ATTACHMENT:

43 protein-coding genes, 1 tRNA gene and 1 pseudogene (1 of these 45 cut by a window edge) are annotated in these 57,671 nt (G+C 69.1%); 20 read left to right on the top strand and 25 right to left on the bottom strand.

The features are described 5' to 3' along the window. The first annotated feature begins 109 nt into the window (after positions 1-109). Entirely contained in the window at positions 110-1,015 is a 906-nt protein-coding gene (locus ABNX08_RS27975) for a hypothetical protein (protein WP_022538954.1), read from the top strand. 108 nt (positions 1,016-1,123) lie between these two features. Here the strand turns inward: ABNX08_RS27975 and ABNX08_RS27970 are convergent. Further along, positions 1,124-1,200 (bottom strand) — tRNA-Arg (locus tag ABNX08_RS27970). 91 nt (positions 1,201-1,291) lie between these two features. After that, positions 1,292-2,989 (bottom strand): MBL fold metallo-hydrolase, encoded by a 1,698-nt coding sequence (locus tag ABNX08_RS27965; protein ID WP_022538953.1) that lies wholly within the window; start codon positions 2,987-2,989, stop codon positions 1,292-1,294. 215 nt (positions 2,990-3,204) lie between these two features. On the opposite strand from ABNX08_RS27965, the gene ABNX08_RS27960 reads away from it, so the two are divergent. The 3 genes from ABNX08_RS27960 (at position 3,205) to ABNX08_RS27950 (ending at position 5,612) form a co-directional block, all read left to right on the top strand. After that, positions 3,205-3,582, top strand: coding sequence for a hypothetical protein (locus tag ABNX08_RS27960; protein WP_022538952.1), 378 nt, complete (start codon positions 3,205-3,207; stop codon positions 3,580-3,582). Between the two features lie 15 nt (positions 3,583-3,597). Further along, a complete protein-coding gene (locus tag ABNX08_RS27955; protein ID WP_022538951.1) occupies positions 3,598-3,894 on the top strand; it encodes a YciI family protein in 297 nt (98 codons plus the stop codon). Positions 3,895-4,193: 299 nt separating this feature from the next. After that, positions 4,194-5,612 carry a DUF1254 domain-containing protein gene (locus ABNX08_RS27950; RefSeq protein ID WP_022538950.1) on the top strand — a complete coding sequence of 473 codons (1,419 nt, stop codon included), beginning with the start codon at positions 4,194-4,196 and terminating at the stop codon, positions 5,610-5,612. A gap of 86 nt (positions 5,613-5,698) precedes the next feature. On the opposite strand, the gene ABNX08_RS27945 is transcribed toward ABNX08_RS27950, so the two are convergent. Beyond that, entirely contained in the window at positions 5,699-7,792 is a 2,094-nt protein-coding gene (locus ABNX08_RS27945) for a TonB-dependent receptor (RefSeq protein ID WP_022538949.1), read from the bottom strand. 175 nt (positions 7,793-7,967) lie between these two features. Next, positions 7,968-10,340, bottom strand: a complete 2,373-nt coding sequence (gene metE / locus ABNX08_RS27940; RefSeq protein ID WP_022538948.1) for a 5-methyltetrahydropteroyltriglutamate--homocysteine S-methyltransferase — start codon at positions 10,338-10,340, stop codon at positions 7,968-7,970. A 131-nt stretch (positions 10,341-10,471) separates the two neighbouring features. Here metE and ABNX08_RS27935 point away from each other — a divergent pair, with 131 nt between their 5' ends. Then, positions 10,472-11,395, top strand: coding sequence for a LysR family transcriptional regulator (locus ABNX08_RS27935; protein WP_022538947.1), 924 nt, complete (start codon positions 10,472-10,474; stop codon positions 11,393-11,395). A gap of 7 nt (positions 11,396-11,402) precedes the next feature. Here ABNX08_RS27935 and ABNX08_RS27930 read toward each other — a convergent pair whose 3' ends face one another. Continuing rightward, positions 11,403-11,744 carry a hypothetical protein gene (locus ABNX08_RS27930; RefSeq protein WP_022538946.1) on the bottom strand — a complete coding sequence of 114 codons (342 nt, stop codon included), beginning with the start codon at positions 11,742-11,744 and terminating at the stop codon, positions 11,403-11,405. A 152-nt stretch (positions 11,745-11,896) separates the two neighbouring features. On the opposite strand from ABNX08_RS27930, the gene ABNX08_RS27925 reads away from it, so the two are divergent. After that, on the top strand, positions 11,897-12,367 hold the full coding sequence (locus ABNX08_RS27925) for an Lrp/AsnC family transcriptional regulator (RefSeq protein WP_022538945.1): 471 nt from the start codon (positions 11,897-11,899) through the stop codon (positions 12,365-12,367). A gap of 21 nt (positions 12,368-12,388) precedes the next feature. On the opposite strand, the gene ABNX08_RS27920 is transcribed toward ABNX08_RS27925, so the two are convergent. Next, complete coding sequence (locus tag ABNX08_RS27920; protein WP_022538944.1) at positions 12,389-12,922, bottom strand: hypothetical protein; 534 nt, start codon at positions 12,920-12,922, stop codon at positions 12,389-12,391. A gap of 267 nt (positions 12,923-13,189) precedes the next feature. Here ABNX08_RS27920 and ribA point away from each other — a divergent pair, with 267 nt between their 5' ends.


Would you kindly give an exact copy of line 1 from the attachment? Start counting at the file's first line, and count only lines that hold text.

43 protein-coding genes, 1 tRNA gene and 1 pseudogene (1 of these 45 cut by a window edge) are annotated in these 57,671 nt (G+C 69.1%); 20 read left to right on the top strand and 25 right to left on the bottom strand.